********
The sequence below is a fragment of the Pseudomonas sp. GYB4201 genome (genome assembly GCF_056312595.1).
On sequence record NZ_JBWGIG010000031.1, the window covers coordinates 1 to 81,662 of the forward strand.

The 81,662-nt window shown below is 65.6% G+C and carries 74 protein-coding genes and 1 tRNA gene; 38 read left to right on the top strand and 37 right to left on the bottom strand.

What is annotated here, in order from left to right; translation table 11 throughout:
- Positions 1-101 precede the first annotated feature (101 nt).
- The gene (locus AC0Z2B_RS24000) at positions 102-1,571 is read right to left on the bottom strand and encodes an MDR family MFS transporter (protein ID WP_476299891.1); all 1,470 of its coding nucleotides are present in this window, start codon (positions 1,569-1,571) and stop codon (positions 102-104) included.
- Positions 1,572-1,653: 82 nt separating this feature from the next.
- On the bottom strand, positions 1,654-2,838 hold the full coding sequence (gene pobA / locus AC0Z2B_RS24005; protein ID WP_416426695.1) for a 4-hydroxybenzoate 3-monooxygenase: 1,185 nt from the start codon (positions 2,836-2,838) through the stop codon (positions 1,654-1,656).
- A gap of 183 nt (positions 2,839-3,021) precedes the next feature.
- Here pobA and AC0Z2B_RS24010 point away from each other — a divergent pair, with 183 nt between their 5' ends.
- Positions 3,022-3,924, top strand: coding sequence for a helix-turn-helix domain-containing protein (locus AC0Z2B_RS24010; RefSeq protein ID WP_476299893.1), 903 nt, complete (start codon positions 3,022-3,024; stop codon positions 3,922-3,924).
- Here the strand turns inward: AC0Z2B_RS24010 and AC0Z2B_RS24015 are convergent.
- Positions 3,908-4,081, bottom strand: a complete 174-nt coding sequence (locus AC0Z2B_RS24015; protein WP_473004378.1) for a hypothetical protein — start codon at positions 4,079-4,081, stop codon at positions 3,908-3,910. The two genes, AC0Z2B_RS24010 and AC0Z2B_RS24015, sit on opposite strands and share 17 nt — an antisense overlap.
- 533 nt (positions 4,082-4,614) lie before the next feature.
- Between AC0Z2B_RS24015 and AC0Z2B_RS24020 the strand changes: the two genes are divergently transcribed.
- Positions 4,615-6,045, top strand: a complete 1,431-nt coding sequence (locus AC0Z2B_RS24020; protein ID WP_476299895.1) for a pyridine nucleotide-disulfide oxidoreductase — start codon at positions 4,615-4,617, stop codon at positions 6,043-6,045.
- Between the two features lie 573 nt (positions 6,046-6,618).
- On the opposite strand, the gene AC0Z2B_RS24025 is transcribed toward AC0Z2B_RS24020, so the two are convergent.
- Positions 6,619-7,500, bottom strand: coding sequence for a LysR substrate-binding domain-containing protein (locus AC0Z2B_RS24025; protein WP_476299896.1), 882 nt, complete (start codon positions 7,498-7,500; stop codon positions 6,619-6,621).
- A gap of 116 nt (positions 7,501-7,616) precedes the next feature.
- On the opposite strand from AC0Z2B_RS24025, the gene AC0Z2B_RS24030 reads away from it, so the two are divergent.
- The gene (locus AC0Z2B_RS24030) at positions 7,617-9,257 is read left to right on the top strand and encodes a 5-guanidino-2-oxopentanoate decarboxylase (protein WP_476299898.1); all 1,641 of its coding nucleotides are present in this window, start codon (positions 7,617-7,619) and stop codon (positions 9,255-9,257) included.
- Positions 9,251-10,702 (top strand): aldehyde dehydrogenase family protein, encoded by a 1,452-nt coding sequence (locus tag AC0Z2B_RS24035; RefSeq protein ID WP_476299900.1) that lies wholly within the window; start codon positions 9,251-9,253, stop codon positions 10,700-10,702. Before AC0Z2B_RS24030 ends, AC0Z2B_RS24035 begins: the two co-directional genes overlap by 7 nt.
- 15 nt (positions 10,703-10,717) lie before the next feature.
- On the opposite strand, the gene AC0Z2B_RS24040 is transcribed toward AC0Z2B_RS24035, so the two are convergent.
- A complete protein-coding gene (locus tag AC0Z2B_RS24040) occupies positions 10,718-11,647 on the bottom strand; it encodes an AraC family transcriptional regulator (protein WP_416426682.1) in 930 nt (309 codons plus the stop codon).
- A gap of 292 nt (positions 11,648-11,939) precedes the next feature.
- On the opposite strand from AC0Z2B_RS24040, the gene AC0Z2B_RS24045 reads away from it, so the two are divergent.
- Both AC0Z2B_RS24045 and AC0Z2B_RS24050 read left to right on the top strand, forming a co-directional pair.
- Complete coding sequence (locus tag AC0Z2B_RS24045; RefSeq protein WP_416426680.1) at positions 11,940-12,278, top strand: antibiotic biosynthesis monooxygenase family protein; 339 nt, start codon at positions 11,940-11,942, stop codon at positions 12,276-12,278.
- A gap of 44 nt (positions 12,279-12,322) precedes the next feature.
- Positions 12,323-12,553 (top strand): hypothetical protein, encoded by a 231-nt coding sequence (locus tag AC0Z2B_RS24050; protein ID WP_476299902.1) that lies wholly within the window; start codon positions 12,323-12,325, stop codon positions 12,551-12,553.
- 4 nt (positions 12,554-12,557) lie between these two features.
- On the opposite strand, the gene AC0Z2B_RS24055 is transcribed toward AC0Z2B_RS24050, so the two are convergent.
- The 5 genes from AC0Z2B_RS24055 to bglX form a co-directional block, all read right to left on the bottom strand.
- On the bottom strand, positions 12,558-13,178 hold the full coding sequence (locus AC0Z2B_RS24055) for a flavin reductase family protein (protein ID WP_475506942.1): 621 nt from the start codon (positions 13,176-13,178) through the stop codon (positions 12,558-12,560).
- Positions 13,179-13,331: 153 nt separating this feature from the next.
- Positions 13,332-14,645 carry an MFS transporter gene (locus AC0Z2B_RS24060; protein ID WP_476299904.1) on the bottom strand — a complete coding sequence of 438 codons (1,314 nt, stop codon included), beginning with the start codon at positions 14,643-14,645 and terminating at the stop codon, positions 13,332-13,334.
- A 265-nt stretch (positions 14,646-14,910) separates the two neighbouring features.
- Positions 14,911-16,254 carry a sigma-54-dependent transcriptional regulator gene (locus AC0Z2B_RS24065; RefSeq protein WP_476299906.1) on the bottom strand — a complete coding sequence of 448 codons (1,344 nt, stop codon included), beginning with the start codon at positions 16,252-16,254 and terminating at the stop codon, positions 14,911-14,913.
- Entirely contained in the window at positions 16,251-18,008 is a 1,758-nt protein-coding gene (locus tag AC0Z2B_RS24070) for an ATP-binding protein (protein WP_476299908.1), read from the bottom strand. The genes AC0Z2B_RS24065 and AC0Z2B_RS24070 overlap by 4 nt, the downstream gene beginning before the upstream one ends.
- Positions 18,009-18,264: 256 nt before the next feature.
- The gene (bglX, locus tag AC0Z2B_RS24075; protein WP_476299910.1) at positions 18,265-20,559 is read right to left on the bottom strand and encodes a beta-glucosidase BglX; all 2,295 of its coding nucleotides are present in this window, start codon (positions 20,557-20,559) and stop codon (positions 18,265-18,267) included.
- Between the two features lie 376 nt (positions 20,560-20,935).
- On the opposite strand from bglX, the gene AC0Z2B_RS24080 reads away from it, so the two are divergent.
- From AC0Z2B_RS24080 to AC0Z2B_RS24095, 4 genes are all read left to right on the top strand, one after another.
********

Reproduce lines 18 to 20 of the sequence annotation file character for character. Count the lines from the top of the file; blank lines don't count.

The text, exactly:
- On the opposite strand, the gene AC0Z2B_RS24025 is transcribed toward AC0Z2B_RS24020, so the two are convergent.
- Positions 6,619-7,500, bottom strand: coding sequence for a LysR substrate-binding domain-containing protein (locus AC0Z2B_RS24025; protein WP_476299896.1), 882 nt, complete (start codon positions 7,498-7,500; stop codon positions 6,619-6,621).
- A gap of 116 nt (positions 7,501-7,616) precedes the next feature.